The three steps I’ve taken in the past (and try to help other teachers take) are based on my initial experience with this issue, and how it reminded me clearly of my own education experience.

Step 1: Talk with the student about life (not the project)

Have a conversation, or a few conversations about life in general with the student who is doing nothing. It’s simple, but something that all the great teachers in my life have in common is their ability to talk with me. When I’ve noticed a teacher caring about me the person, instead of only me the student, I’ve responded positively.

The structure of inquiry-driven learning allows for teachers to talk with each student individually. Many students will want your advice on their project or ask you questions about their ideas…but some will shy away from this one-on-one conversation. Use this time to get to know your students better. For the student that doesn’t want to work on anything, make it a point to talk about things other than the project and school. Share some of your experiences with him/her…it will make all the difference in forming a stronger connection.

Step 2: Ask them for help

Most of the teachers in my school actually participate in Genius Hour by doing their own projects along-side their students. This is a great way to model the learning process, especially when we can share our “epic failures” with students. This also provides an opportunity to ask the student who isn’t doing anything for help.

It can be something small and trivial, but I would ask for help with little things. I’d also ask this student to video what the class is doing. Recording the progress of certain projects, and give them a few questions to ask each student on camera. Keep them active helping you and other students…because motion creates motion.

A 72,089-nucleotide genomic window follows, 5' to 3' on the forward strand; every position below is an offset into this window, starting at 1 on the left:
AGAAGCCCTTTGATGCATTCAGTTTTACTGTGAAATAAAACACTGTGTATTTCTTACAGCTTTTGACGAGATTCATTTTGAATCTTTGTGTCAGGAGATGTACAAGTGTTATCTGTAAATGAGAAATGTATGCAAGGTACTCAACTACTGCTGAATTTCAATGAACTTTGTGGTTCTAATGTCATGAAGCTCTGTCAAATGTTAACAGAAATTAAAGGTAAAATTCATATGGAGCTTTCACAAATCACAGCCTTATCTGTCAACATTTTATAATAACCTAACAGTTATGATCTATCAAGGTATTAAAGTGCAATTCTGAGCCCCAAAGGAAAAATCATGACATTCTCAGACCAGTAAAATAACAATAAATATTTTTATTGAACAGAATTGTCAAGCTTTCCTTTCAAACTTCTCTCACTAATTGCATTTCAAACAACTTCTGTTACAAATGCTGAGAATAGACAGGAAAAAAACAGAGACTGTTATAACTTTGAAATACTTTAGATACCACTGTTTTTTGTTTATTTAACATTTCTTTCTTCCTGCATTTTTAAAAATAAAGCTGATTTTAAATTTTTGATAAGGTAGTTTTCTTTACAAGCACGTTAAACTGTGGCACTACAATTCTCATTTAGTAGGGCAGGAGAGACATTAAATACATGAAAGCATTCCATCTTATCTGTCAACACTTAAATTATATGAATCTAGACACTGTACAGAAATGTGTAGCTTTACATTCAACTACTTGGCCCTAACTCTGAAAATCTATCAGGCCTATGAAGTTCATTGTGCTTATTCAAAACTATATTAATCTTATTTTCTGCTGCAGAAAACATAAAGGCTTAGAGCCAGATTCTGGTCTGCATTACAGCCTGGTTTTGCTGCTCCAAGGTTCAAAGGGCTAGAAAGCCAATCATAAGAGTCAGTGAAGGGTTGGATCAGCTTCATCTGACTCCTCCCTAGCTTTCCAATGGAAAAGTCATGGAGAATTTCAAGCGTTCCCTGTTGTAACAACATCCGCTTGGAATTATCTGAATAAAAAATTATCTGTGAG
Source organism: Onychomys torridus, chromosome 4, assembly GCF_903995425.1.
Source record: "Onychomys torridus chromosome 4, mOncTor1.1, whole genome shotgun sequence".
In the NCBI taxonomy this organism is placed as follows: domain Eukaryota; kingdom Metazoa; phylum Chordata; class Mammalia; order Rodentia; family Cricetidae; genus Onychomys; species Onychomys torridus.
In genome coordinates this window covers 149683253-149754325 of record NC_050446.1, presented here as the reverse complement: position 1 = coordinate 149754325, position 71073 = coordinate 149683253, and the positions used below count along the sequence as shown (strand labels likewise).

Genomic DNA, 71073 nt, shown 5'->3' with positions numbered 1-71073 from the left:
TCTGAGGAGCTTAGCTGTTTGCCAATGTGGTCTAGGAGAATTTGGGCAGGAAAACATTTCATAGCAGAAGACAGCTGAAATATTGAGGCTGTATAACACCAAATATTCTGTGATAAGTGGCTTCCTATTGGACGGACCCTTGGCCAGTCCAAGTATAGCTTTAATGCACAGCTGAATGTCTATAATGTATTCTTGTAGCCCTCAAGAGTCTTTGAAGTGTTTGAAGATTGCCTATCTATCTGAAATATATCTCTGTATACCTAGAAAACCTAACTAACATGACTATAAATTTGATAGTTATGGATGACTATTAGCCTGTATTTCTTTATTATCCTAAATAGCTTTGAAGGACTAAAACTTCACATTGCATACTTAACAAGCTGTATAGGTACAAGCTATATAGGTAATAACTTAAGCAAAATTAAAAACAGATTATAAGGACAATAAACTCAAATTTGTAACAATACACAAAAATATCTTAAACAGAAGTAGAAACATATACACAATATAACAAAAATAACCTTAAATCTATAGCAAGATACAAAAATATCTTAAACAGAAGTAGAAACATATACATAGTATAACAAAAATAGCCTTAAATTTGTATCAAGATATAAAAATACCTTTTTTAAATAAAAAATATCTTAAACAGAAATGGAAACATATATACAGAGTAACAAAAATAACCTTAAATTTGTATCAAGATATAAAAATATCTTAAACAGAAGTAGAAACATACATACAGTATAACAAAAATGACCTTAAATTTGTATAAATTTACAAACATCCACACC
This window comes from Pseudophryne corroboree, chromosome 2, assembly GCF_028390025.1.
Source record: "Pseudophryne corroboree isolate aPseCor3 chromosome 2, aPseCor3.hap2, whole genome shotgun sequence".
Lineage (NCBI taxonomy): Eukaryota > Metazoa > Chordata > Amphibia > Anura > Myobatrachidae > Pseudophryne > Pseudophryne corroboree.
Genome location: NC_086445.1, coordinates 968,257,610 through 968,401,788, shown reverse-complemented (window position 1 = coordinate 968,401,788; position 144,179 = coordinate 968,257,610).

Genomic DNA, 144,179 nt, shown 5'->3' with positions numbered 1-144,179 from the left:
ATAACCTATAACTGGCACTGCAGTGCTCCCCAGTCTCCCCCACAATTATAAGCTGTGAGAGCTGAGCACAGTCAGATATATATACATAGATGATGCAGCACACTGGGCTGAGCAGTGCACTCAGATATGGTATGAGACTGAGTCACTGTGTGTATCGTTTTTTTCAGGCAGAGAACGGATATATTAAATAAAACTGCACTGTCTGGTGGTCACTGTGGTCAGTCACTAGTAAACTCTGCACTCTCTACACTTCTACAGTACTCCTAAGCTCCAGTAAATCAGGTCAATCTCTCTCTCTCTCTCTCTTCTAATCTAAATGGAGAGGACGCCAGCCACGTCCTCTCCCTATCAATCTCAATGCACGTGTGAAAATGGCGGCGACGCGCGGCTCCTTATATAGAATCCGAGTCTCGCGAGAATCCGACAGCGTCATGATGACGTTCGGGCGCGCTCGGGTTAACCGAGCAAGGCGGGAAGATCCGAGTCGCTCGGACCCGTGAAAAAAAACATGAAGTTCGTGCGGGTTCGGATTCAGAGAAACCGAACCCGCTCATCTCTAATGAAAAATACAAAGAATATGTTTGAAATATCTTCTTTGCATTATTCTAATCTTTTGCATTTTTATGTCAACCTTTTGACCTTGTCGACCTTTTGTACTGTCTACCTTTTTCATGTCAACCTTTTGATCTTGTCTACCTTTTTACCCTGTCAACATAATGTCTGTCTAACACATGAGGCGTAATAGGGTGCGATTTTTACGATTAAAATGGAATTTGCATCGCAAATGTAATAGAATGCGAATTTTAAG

Step 3: Find a new purpose

I recently wrote about how my own creative process starts with purpose. While passion and curiosity play a big part in my life…nothing inspires me to create and actually act than purpose. As I mentioned above, the only purpose for learning in school this student has experience with is grades.

They need to find a new purpose.

Have you ever thought about letting them make money with a Genius Hour project? I didn’t until I tried it with one student and they went into hyperdrive! This particular student told me he couldn’t wait to get out of school so he could start making some real money. I told him that I like money too…

We talked about what he would do to make money, and he told me that he makes money now designing t-shirts (bingo). He wanted to start his own brand. I asked why he didn’t bring this up before and he said, “They don’t let you make money in school, man.”

When I told him he could use this project to make his own t-shirt designs and sell them…he almost didn’t believe me. When I hooked him up with a friend of mine who had recently started his own shoe company, he knew I was serious!

The point here is simple: You don’t need to create the desire as a teacher. Instead, our job is to help students connect their existing desires to this project as a new purpose for learning. 

This is why I say that Genius Hour never fails. Even when you think you’ve failed as a teacher. Even when that student spends their time “doing nothing”. You’ve already succeeded in giving them choice.

They may not take the choice and run with it right away. They may think this is a trick. They may not believe the freedom you’ve given them is actually real. But if you take the time to get to know this student you may realize that this is a first step. The next time their given choice maybe they’ll handle it differently. All we can do is support our students through this process as best possible. We can’t predict what type of impact it will have on their future, but believe me, it will have an impact.

How do you help students in your class during inquiry-based projects?